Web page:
This is a fascinating true story of the relentless pursuit of a serial killer over decades, one that will easily keep you glued to your seat.

6. Mindhunter: Inside the FBI’s Elite Serial Crime Unit by John E. Douglas and Mark Olshaker

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You may recognize this one as the source of a Netflix original series, but this is a nonfiction story about John Douglas, one of the authors of this book.

John had a 25 year career working in the FBI in the Investigative Support Unit. Over time, he became a legendary figure, and basically invented what we now call criminal profiling. He would also, eventually serve as the model for the character of Jack Crawford in The Silence of the Lambs.

He worked on such cases like the Atlanta child murderer, the Green River killer, and many others. He has also studied and profiled many famous serial killers, including Charles Manson, Ted Bundy, and Ed Gein.

Chilling stuff, especially when you remember that this is real.

7. I’ll Be Gone in the Dark: One Woman’s Obsessive Search for the Golden State Killer by Michelle McNamara

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Michelle McNamara is a fascinating name when it comes to true crime stories. She had originally created a popular website called, and as part of her journalism she set out to try and find a violent psychopath known as “the Golden State Killer”.

The Golden State Killer was a man who had committed numerous acts of rape, murder, and burglary in the 1970s and 80s. His identity remained a mystery, but as Michelle dug into the research, she was able to dig up some evidence that would eventually lead to his identity.

Unfortunately, the author died in the middle of writing this book. While that might sound sinister, her death was ruled an accidental overdose, and not the result of her investigation or any kind of foul play.

Nevertheless, her research is what led to the case finally being cracked in 2018, when the identity of the Golden State Killer was finally revealed.

8. Red Dragon by Thomas Harris

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If you like serial killers, then you have probably heard of Hannibal Lecter. Unlike many of the other books on our list, this book is completely fictional.

The story follows an FBI agent named Will Graham who is currently trying to capture a different serial killer named the Tooth Fairy. But in order to find the serial killer he has to understand them. And in order to understand him, he has to turn to the last place he wants to: the mind of Dr. Hannibal Lecter.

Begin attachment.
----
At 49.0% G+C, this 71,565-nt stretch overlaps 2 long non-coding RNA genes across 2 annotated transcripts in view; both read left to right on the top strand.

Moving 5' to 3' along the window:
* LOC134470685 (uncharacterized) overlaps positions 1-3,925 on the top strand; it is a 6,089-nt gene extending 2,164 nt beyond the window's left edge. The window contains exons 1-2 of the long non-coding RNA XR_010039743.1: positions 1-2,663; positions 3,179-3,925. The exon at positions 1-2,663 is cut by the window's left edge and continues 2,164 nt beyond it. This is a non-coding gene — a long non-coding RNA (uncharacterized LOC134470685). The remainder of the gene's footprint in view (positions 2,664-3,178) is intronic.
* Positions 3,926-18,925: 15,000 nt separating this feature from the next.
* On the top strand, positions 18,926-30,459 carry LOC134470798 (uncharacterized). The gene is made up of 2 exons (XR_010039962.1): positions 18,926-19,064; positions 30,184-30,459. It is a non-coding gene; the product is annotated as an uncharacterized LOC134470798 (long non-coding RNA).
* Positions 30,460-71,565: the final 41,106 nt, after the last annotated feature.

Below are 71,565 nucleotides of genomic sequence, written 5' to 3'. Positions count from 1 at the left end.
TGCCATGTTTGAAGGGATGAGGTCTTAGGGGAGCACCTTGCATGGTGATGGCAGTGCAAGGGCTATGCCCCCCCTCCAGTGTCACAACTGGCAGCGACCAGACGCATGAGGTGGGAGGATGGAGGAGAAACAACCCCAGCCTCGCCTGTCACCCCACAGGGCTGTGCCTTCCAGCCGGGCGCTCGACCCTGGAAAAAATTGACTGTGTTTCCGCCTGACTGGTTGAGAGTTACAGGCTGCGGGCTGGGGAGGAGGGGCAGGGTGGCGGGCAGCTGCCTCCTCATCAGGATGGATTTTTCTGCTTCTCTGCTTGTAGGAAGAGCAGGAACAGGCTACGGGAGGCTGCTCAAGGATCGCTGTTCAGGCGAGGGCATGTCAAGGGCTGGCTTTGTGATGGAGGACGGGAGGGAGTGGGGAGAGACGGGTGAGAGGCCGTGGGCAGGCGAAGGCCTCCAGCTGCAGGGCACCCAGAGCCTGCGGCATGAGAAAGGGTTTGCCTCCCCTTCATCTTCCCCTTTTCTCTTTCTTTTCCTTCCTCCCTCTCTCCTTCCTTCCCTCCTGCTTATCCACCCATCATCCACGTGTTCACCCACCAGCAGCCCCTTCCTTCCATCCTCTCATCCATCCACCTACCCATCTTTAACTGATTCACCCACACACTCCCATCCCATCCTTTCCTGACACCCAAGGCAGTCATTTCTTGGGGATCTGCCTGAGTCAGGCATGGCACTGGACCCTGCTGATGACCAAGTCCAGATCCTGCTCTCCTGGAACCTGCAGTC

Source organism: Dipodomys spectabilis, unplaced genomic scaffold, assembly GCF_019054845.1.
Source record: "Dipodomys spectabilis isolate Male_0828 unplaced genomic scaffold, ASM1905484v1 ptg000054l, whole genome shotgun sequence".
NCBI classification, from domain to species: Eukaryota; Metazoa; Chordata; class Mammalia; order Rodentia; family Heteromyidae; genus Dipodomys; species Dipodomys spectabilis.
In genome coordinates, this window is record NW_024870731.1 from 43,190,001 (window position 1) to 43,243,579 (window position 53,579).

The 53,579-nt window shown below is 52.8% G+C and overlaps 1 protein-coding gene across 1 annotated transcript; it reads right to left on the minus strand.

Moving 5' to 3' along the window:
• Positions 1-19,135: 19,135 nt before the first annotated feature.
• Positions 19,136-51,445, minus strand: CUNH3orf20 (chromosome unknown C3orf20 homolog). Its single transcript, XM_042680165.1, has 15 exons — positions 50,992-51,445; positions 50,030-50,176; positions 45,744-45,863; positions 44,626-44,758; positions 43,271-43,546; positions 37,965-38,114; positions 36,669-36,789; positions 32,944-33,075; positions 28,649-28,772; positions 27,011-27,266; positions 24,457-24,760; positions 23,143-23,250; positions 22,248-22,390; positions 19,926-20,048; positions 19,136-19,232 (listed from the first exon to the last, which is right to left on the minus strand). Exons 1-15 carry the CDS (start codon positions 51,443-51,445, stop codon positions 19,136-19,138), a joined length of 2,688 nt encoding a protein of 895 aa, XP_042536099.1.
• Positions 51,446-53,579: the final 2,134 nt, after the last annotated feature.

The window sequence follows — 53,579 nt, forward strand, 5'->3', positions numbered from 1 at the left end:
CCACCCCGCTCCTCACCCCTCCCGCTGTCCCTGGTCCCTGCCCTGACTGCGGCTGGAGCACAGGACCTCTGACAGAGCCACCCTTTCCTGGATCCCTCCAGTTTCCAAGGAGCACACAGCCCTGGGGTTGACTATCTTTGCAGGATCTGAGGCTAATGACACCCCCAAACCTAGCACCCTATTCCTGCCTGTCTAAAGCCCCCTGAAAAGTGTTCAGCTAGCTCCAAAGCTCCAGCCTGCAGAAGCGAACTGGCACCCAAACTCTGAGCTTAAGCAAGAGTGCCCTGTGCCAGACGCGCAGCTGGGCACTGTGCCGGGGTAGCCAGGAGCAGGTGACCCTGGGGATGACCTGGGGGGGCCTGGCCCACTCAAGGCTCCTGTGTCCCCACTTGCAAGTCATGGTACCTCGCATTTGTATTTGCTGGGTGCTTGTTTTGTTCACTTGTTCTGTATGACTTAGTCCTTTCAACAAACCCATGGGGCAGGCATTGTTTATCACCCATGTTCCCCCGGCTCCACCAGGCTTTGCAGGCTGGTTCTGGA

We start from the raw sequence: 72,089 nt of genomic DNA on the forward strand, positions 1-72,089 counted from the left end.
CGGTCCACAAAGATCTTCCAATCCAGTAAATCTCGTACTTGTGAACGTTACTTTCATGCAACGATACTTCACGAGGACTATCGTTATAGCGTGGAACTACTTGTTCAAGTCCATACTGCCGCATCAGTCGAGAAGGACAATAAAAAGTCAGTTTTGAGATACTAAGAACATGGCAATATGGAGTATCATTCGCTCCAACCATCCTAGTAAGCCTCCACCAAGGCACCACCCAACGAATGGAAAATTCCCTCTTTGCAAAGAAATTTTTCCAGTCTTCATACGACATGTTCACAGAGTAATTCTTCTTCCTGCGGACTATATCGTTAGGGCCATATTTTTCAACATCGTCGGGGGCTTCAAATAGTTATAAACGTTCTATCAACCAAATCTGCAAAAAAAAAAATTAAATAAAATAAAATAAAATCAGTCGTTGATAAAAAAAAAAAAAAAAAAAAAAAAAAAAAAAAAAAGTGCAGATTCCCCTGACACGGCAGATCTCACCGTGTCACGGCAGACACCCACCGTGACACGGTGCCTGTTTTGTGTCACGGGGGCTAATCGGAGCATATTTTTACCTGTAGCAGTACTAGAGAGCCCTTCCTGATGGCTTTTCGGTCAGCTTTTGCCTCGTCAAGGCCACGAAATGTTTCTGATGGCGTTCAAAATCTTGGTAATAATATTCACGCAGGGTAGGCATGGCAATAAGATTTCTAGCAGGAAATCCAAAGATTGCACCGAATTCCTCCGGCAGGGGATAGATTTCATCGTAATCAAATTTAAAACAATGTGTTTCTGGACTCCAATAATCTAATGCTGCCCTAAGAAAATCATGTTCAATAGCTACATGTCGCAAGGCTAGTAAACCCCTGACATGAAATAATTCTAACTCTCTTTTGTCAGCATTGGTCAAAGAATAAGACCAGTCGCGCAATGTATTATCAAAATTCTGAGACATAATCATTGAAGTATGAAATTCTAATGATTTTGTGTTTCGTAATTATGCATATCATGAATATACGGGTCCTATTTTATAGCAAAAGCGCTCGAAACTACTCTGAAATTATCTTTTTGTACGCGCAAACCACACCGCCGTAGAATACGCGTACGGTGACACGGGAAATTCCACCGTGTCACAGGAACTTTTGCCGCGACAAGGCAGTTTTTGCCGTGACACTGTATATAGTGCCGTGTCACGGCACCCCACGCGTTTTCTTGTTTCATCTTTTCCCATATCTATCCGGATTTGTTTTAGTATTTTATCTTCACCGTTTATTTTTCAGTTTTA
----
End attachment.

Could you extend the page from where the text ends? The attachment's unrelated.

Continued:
This is the classic book that first introduced us to the character of Hannibal Lecter, and it remains a classic in the genre to this day.

9. Helter Skelter: The True Story of the Manson Murders by Vincent Bugliosi

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Charles Manson is a name that comes up a lot when talking about serial killers. He was a charismatic cult leader who also is credited with the murder of several individuals.

This book is written from the perspective of Vincent Bugliosi, who was the prosecuting attorney at Charles Manson’s trial.

The book walks us through all of the evidence, and how the author built his case against the serial killer. It digs into the psychology of the man, what made him so charismatic and appealing to others, everything you need for a true crime classic.

10. Home Sweet Murder by James Patterson

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This book is actually a collection of two true-crime novels written by James Patterson.

The first story is about a 61-year-old couple who are enjoying a quiet dinner at home, until a man, claiming to be a SEC agent, knocks on their front door.

The second is about a detective who, after a double homicide in Omaha, Nebraska, promises that he will catch the killer no matter what. He makes a promise to the parents of a young boy, one of the two victims, that he will not stop until the murderers found.

These true crime thrillers were also adapted into a TV series called “Murder Is Forever”. So you should definitely check them out.

11. Zodiac by Robert Graysmith

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You may have heard of the movie by the same name, starring Jake Gyllenhaal and Robert Downey Jr., but that movie was based on a book that in turn was based on a true story.